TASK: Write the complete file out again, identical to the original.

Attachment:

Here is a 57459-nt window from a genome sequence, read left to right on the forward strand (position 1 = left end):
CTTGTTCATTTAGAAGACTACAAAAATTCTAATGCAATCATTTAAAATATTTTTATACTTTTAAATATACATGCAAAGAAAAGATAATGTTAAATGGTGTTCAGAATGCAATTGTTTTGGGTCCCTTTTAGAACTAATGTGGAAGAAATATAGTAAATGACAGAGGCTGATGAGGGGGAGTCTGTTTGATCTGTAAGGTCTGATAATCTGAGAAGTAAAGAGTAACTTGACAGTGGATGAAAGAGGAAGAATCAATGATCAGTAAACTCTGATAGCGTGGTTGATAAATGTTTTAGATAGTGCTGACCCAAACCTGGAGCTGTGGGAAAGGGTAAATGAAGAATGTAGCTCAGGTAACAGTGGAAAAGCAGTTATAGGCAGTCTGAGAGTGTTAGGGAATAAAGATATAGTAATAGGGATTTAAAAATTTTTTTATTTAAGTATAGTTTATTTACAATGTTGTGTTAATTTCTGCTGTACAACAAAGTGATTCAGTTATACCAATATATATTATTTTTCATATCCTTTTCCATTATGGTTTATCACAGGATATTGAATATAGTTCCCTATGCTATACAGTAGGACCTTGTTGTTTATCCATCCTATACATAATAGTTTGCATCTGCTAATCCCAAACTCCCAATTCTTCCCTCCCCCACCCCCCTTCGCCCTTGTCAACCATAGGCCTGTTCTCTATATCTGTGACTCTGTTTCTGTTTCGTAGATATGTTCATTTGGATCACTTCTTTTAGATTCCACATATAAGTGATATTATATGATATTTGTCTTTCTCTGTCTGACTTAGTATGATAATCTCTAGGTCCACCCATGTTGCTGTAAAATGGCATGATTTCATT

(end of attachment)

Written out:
Here is a 57459-nt window from a genome sequence, read left to right on the forward strand (position 1 = left end):
CTTGTTCATTTAGAAGACTACAAAAATTCTAATGCAATCATTTAAAATATTTTTATACTTTTAAATATACATGCAAAGAAAAGATAATGTTAAATGGTGTTCAGAATGCAATTGTTTTGGGTCCCTTTTAGAACTAATGTGGAAGAAATATAGTAAATGACAGAGGCTGATGAGGGGGAGTCTGTTTGATCTGTAAGGTCTGATAATCTGAGAAGTAAAGAGTAACTTGACAGTGGATGAAAGAGGAAGAATCAATGATCAGTAAACTCTGATAGCGTGGTTGATAAATGTTTTAGATAGTGCTGACCCAAACCTGGAGCTGTGGGAAAGGGTAAATGAAGAATGTAGCTCAGGTAACAGTGGAAAAGCAGTTATAGGCAGTCTGAGAGTGTTAGGGAATAAAGATATAGTAATAGGGATTTAAAAATTTTTTTATTTAAGTATAGTTTATTTACAATGTTGTGTTAATTTCTGCTGTACAACAAAGTGATTCAGTTATACCAATATATATTATTTTTCATATCCTTTTCCATTATGGTTTATCACAGGATATTGAATATAGTTCCCTATGCTATACAGTAGGACCTTGTTGTTTATCCATCCTATACATAATAGTTTGCATCTGCTAATCCCAAACTCCCAATTCTTCCCTCCCCCACCCCCCTTCGCCCTTGTCAACCATAGGCCTGTTCTCTATATCTGTGACTCTGTTTCTGTTTCGTAGATATGTTCATTTGGATCACTTCTTTTAGATTCCACATATAAGTGATATTATATGATATTTGTCTTTCTCTGTCTGACTTAGTATGATAATCTCTAGGTCCACCCATGTTGCTGTAAAATGGCATGATTTCATT